I said earlier that it is important to have truth in labelling. We must realize that 75% of the processed food on the shelves in Canada contains some degree of genetically modified foods or novelty foods. Therefore, if we are concerned about eating genetically modified foods, then there should be truth in labelling.
The only reality and truth that we could find in labelling would be to use what is a growing industry, which is organic foods. Organic foods not only have virtually no genetically modified foods in them, but they have zero pesticides. The option is there for the consumer.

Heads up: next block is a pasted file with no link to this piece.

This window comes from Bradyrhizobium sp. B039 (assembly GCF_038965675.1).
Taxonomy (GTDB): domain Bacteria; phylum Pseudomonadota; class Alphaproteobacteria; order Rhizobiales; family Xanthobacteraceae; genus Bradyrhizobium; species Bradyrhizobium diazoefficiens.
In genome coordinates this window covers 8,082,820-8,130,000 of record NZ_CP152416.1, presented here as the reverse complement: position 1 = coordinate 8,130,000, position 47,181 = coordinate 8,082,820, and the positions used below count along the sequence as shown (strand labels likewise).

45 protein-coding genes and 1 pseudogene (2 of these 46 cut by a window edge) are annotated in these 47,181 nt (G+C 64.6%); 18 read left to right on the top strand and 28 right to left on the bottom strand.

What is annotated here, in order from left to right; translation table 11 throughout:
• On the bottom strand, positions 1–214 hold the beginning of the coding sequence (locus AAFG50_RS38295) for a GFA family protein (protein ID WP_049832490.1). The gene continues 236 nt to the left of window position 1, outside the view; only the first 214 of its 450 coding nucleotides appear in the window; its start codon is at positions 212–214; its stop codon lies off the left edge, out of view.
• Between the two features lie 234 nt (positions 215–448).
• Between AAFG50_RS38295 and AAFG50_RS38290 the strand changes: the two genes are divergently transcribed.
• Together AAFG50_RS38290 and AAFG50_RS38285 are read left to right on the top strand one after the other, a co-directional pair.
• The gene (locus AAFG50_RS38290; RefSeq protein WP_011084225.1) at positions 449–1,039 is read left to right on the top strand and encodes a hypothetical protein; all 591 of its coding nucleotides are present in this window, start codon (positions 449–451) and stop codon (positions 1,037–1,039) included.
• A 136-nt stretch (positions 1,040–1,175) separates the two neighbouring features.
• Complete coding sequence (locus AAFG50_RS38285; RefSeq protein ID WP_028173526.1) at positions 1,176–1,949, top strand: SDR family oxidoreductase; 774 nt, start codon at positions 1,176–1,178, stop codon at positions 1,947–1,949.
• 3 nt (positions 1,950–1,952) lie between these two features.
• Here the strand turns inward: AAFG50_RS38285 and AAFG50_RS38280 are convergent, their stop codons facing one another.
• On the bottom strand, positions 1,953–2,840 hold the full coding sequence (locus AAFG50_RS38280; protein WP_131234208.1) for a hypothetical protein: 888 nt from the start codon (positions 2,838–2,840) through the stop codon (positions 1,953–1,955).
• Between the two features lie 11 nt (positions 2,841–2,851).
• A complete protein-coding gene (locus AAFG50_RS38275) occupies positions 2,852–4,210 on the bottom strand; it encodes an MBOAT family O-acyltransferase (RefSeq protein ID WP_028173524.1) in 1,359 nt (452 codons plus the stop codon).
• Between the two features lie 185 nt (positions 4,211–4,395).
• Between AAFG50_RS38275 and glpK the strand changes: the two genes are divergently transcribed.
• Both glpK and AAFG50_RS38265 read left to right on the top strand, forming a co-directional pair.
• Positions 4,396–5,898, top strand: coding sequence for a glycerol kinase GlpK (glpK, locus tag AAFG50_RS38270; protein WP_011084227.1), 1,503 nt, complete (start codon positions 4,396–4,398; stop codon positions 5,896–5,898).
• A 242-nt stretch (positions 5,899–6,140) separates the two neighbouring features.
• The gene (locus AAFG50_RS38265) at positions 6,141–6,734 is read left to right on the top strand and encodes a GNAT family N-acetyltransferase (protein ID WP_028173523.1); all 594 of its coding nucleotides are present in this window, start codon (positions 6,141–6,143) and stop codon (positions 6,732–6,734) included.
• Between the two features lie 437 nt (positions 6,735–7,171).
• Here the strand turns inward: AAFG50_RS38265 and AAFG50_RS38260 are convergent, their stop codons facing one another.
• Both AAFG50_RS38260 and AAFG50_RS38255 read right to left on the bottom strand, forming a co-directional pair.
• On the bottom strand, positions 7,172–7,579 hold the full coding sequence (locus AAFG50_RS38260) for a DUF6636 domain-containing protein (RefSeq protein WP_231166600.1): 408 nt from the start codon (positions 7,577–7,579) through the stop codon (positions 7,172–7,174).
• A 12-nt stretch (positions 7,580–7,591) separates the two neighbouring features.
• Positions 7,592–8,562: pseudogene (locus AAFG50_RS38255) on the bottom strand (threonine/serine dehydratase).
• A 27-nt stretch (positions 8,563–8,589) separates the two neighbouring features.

However, if we were to put a label of genetically modified foods on every product in Canada, we would be misleading the consumer. We would be saying to the consumer that we are a little concerned about genetically modified foods or we would not be putting this on a label, and that the foods do not meet all the safety standards, which they do.
I am all for truth and I am all for more information for the consumer, but it has to be real information. This piece of legislation, although well intended, is going in the wrong direction, I believe, because it makes this compulsory. I believe we need to make sure we have the options for the consumer. If consumers are nervous about genetically modified foods, they can go to organic foods. If not, then leave it the way it is.